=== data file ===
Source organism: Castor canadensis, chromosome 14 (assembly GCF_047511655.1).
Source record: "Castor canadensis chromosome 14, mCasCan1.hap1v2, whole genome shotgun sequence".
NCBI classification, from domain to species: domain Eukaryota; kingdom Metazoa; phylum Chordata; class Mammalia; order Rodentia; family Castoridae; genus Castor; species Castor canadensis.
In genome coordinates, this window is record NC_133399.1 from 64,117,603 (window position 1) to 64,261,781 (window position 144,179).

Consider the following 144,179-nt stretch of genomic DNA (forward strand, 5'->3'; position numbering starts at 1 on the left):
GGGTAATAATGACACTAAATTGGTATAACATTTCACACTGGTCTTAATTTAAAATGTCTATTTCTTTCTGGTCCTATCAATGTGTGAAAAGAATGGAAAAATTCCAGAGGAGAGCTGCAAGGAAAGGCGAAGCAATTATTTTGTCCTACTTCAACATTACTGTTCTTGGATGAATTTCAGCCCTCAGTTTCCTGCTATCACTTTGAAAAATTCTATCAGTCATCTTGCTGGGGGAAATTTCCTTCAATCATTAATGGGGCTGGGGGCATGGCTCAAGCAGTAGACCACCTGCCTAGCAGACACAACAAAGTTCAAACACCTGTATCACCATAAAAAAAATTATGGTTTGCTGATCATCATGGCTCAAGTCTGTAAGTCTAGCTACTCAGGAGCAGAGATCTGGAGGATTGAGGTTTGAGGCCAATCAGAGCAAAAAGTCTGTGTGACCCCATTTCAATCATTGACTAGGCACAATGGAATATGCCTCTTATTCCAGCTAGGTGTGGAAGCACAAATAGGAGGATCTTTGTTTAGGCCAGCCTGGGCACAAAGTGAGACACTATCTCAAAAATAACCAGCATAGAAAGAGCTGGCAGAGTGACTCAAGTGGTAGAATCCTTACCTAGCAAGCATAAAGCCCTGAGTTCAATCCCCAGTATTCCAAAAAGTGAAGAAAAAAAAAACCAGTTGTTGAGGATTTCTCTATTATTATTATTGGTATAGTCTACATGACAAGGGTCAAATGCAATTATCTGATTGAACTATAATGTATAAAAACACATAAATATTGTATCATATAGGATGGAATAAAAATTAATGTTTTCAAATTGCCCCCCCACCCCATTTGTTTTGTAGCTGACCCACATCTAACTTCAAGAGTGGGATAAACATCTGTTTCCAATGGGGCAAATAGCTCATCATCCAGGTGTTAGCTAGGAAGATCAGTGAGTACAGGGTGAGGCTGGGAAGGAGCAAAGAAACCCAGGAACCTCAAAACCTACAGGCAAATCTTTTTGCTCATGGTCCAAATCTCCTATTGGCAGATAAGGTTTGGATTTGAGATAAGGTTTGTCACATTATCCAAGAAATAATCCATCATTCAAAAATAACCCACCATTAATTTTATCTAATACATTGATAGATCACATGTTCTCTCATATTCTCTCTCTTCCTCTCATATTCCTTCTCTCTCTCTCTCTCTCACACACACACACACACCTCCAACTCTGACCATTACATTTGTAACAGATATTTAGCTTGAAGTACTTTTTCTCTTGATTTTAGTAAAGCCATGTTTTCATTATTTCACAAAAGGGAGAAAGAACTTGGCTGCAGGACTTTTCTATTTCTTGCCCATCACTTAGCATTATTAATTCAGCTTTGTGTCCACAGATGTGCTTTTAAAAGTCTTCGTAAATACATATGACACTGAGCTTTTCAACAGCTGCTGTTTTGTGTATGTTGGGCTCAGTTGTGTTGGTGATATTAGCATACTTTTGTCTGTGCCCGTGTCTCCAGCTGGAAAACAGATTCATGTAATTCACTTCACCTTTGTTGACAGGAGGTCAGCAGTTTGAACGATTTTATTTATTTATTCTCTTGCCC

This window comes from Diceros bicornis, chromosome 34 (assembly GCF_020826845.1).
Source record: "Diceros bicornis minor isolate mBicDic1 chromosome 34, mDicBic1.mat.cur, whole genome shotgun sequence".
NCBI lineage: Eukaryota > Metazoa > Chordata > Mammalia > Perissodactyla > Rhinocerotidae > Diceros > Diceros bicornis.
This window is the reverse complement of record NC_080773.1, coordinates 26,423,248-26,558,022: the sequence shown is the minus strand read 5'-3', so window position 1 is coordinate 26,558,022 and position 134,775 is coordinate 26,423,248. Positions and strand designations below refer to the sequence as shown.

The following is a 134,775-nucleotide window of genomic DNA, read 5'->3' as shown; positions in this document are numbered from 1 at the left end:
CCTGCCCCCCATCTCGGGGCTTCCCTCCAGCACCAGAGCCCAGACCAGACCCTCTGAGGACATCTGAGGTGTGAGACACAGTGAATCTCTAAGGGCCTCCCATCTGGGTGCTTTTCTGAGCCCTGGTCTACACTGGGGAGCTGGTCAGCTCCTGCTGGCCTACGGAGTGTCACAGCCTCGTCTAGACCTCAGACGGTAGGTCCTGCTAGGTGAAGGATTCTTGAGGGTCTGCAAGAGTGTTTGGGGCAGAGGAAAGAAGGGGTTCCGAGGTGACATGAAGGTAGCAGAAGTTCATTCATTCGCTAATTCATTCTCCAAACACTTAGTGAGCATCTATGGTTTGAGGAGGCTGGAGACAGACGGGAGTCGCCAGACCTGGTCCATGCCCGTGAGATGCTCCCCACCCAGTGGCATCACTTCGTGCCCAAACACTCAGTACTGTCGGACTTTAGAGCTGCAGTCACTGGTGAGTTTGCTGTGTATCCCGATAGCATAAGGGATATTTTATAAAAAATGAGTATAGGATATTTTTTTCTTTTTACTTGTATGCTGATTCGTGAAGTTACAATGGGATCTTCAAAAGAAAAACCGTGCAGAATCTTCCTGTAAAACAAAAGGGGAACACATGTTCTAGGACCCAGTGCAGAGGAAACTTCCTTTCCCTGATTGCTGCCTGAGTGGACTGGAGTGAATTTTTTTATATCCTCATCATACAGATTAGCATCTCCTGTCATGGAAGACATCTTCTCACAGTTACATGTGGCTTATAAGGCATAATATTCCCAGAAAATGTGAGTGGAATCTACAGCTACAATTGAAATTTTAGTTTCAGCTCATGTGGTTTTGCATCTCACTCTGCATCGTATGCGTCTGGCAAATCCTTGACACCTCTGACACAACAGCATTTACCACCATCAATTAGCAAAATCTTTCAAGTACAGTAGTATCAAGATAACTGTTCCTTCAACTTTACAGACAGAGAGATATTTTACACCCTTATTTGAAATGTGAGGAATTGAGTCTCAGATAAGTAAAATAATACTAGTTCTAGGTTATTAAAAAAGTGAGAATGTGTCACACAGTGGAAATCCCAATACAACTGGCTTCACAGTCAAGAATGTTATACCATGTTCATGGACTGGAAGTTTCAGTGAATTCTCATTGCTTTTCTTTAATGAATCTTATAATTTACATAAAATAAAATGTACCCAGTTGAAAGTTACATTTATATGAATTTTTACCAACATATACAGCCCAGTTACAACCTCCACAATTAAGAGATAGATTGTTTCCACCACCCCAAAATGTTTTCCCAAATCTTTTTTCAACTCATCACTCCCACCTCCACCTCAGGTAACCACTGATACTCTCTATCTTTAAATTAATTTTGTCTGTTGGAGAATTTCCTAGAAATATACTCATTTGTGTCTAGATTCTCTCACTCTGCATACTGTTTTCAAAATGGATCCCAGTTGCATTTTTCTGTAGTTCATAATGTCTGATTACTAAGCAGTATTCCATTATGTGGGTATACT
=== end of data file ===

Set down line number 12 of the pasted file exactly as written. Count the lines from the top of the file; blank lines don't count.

CCTGCCCCCCATCTCGGGGCTTCCCTCCAGCACCAGAGCCCAGACCAGACCCTCTGAGGACATCTGAGGTGTGAGACACAGTGAATCTCTAAGGGCCTCCCATCTGGGTGCTTTTCTGAGCCCTGGTCTACACTGGGGAGCTGGTCAGCTCCTGCTGGCCTACGGAGTGTCACAGCCTCGTCTAGACCTCAGACGGTAGGTCCTGCTAGGTGAAGGATTCTTGAGGGTCTGCAAGAGTGTTTGGGGCAGAGGAAAGAAGGGGTTCCGAGGTGACATGAAGGTAGCAGAAGTTCATTCATTCGCTAATTCATTCTCCAAACACTTAGTGAGCATCTATGGTTTGAGGAGGCTGGAGACAGACGGGAGTCGCCAGACCTGGTCCATGCCCGTGAGATGCTCCCCACCCAGTGGCATCACTTCGTGCCCAAACACTCAGTACTGTCGGACTTTAGAGCTGCAGTCACTGGTGAGTTTGCTGTGTATCCCGATAGCATAAGGGATATTTTATAAAAAATGAGTATAGGATATTTTTTTCTTTTTACTTGTATGCTGATTCGTGAAGTTACAATGGGATCTTCAAAAGAAAAACCGTGCAGAATCTTCCTGTAAAACAAAAGGGGAACACATGTTCTAGGACCCAGTGCAGAGGAAACTTCCTTTCCCTGATTGCTGCCTGAGTGGACTGGAGTGAATTTTTTTATATCCTCATCATACAGATTAGCATCTCCTGTCATGGAAGACATCTTCTCACAGTTACATGTGGCTTATAAGGCATAATATTCCCAGAAAATGTGAGTGGAATCTACAGCTACAATTGAAATTTTAGTTTCAGCTCATGTGGTTTTGCATCTCACTCTGCATCGTATGCGTCTGGCAAATCCTTGACACCTCTGACACAACAGCATTTACCACCATCAATTAGCAAAATCTTTCAAGTACAGTAGTATCAAGATAACTGTTCCTTCAACTTTACAGACAGAGAGATATTTTACACCCTTATTTGAAATGTGAGGAATTGAGTCTCAGATAAGTAAAATAATACTAGTTCTAGGTTATTAAAAAAGTGAGAATGTGTCACACAGTGGAAATCCCAATACAACTGGCTTCACAGTCAAGAATGTTATACCATGTTCATGGACTGGAAGTTTCAGTGAATTCTCATTGCTTTTCTTTAATGAATCTTATAATTTACATAAAATAAAATGTACCCAGTTGAAAGTTACATTTATATGAATTTTTACCAACATATACAGCCCAGTTACAACCTCCACAATTAAGAGATAGATTGTTTCCACCACCCCAAAATGTTTTCCCAAATCTTTTTTCAACTCATCACTCCCACCTCCACCTCAGGTAACCACTGATACTCTCTATCTTTAAATTAATTTTGTCTGTTGGAGAATTTCCTAGAAATATACTCATTTGTGTCTAGATTCTCTCACTCTGCATACTGTTTTCAAAATGGATCCCAGTTGCATTTTTCTGTAGTTCATAATGTCTGATTACTAAGCAGTATTCCATTATGTGGGTATACT